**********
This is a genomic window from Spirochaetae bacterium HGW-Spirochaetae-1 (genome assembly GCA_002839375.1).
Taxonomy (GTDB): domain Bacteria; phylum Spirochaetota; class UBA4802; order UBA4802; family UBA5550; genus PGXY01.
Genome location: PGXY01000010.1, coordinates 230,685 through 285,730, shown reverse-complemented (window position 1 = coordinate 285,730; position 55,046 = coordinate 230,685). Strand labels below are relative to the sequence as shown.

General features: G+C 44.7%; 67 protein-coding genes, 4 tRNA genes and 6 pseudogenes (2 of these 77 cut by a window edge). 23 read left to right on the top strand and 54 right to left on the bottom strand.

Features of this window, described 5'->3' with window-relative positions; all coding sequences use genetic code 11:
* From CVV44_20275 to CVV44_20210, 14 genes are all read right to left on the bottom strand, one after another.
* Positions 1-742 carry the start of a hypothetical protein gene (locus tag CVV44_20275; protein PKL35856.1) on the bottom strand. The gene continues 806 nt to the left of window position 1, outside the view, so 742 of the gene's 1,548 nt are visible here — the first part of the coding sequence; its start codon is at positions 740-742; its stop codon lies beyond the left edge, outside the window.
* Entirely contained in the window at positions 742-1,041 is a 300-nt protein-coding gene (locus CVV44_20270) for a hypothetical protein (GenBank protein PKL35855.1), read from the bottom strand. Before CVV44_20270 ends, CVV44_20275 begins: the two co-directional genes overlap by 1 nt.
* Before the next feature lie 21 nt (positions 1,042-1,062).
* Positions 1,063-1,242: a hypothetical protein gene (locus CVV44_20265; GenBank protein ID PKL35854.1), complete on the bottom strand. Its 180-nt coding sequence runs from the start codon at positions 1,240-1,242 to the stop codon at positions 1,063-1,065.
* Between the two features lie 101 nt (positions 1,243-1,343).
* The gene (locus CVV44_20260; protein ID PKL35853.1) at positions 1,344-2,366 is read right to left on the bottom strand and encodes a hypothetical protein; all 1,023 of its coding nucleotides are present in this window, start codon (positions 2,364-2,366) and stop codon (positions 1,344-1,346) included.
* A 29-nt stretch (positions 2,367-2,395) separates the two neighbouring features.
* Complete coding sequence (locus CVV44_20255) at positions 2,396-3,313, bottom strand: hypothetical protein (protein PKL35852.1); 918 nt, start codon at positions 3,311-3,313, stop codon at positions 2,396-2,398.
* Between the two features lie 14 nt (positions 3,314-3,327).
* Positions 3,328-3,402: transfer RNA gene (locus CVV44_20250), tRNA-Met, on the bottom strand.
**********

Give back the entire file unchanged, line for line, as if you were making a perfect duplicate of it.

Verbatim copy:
This is a genomic window from Spirochaetae bacterium HGW-Spirochaetae-1 (genome assembly GCA_002839375.1).
Taxonomy (GTDB): domain Bacteria; phylum Spirochaetota; class UBA4802; order UBA4802; family UBA5550; genus PGXY01.
Genome location: PGXY01000010.1, coordinates 230,685 through 285,730, shown reverse-complemented (window position 1 = coordinate 285,730; position 55,046 = coordinate 230,685). Strand labels below are relative to the sequence as shown.

General features: G+C 44.7%; 67 protein-coding genes, 4 tRNA genes and 6 pseudogenes (2 of these 77 cut by a window edge). 23 read left to right on the top strand and 54 right to left on the bottom strand.

Features of this window, described 5'->3' with window-relative positions; all coding sequences use genetic code 11:
* From CVV44_20275 to CVV44_20210, 14 genes are all read right to left on the bottom strand, one after another.
* Positions 1-742 carry the start of a hypothetical protein gene (locus tag CVV44_20275; protein PKL35856.1) on the bottom strand. The gene continues 806 nt to the left of window position 1, outside the view, so 742 of the gene's 1,548 nt are visible here — the first part of the coding sequence; its start codon is at positions 740-742; its stop codon lies beyond the left edge, outside the window.
* Entirely contained in the window at positions 742-1,041 is a 300-nt protein-coding gene (locus CVV44_20270) for a hypothetical protein (GenBank protein PKL35855.1), read from the bottom strand. Before CVV44_20270 ends, CVV44_20275 begins: the two co-directional genes overlap by 1 nt.
* Before the next feature lie 21 nt (positions 1,042-1,062).
* Positions 1,063-1,242: a hypothetical protein gene (locus CVV44_20265; GenBank protein ID PKL35854.1), complete on the bottom strand. Its 180-nt coding sequence runs from the start codon at positions 1,240-1,242 to the stop codon at positions 1,063-1,065.
* Between the two features lie 101 nt (positions 1,243-1,343).
* The gene (locus CVV44_20260; protein ID PKL35853.1) at positions 1,344-2,366 is read right to left on the bottom strand and encodes a hypothetical protein; all 1,023 of its coding nucleotides are present in this window, start codon (positions 2,364-2,366) and stop codon (positions 1,344-1,346) included.
* A 29-nt stretch (positions 2,367-2,395) separates the two neighbouring features.
* Complete coding sequence (locus CVV44_20255) at positions 2,396-3,313, bottom strand: hypothetical protein (protein PKL35852.1); 918 nt, start codon at positions 3,311-3,313, stop codon at positions 2,396-2,398.
* Between the two features lie 14 nt (positions 3,314-3,327).
* Positions 3,328-3,402: transfer RNA gene (locus CVV44_20250), tRNA-Met, on the bottom strand.